Is America in 2014 the Next “Oceania”?

An illuminati icon with a banner underneath that reads "Big Brother Wishes You a Happy 2014"

An illuminati icon with a banner underneath that reads "Big Brother Wishes You a Happy 2014"
Ever since Amazon’s announcement of ‘Amazon Prime Air’, a less than 30-minute delivery service using drone technology, it seems life is starting to look more like the dystopian society depicted in George Orwell’s novel, 1984. Immediately following the release of Amazon’s highly futuristic video (at least in appearance), the rat race for the use of unmanned aircrafts as delivery services began. Both UPS and FedEx have expressed the possibility in using drones to ensure quicker delivery without the need of deliverymen. Although this technology is far from perfected, and even less far from TSA approval, it sounds harrowingly akin to the world in which Orwell depicted: one with far too much technology, and absolutely no privacy.

As the year comes to an end, a time when we become both reflective and anticipatory, it seems society is particularly enamored with pushing technology to ultra modern and often less-human limits. 2013 has proven to be a year particularly concerned with pushing technology to its uttermost limits. So far, here are a few technological advancements that feel particularly reminiscent of “Big Brother.”

 1. Smart TV’s
Americans no longer need to make a trip to the IMAX theatre, as 3D TV’s and “Smart TV’s” are readily available. Not only do these TV’s offer the ultimate sensory experience, they also come equipped with facial recognition software. This eye tracking technology calculates the age and number of people viewing the screen, and there is speculation they are capible of much more. Although these screens do not actively spy on us as Orwell’s “telescreens,” their ability to monitor and track eye movement seems like something advertisers would find highly valuable.

2. Microsoft Kinect
Gamers no longer need worry about their thumbs getting sore thanks to the invention of Microsoft Kinect, a device that eliminates the need for controllers. Instead, Kinect sense its user’s motions and verbal cues with the add-on of a full peripheral webcam. This software created a new ad platform, Nuads, which make the consumer an interactive part of the advertisement: taking part in polls or offering consumer opinions. Although Orwell’s “Thought Police” may not be tracking your inner most thoughts, it is possible your Kinect is.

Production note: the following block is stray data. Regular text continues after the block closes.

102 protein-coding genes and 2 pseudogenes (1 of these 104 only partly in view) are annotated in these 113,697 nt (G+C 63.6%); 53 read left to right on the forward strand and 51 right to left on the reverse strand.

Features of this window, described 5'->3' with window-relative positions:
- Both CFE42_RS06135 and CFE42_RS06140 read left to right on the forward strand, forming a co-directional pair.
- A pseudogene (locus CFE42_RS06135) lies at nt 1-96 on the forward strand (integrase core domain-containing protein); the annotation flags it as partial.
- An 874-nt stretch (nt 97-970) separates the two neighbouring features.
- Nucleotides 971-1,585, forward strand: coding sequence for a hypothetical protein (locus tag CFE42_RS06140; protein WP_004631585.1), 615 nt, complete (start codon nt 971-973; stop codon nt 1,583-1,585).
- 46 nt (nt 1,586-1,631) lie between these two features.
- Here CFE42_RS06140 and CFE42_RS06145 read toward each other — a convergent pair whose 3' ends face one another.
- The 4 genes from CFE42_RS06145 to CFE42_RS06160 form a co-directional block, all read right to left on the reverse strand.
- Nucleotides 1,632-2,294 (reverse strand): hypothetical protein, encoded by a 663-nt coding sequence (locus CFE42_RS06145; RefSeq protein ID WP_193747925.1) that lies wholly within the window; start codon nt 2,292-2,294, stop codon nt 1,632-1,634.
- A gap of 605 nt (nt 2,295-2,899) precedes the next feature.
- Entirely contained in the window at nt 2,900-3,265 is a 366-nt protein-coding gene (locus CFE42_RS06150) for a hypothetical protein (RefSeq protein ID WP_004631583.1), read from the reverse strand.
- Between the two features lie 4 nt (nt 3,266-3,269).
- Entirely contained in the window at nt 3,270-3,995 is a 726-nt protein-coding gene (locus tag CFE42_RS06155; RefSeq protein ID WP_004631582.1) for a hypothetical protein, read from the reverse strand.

A large illustrated red eye with thick eyelashes and large pupil3. Google Glass
Glasses are no longer for correcting impaired vision with the invention of Google Glass. Rather than serving as an optical lens, these glasses operate as mini computers, allowing users to communicate with the Internet hands free. Furthermore, these glasses have a built in camera lens. Although it is not Big Brother, the built-in camera lens poses a real privacy because people can flip the camera and spy on others in public. Clearly posing a concern, casinos and theaters have already banned the use of Glass.  Although it may not be Big Brother, these glasses make ordinary citizens capable of closely recording strangers.

4. 3D Printers
3D printers offer many creative functions with the ability to print and replicate a wide range of desires, from a childhood blanket to a model of your own body. However, while these may offer fun and creative functions, they pose equally dangerous ones. These printers have the capacity to build weapons with only the existence of a computer and Internet. Even worse, their plasticity would make them unrecognizable to metal detectors. 3D printers caused problems back in 2011 when a gang replicated a device to fit over the card slot of an ATM, stealing over $400,000. As Orwell suspected, and these printers reinforce, technology proves particularly adverse when it become readily available to anybody with little regulation.

An illustrated red anatomical ear5. Surveillance Technology
Science fiction depicts emotionless humans killing people, and thanks to drone technology this has become a reality in military operations.  However, in 2012 Congress passed a bill allowing for commercial and police drone technology to monitor suspects from above ground. An estimated 30 million surveillance cameras currently record 4 billion hours of footage in public places: from Central Park to public transit. Perhaps, this most clearly aligns with Big Brother because these cameras nearly guarantee at some point the government has watched you.

We’ll remember 2013 as a year filled with many technological advancements; a year with the first Tweet sent from outer space. These breakthroughs are often entirely genius and capable of good. However, as both consumers and enterprises, we must continuously balance the extent to which our privacy is worth more than ultimate gaming experience. Besides, if technology alone isn’t Orwellian enough, just think of his notion of “Newspeak,” or the dumbing down of the English language. That sounds a lot like texting, LOL.

Erica Grubman is an Integrated Market Associate at Otherwise Incorporated

Illustration Credit: Erica Grubman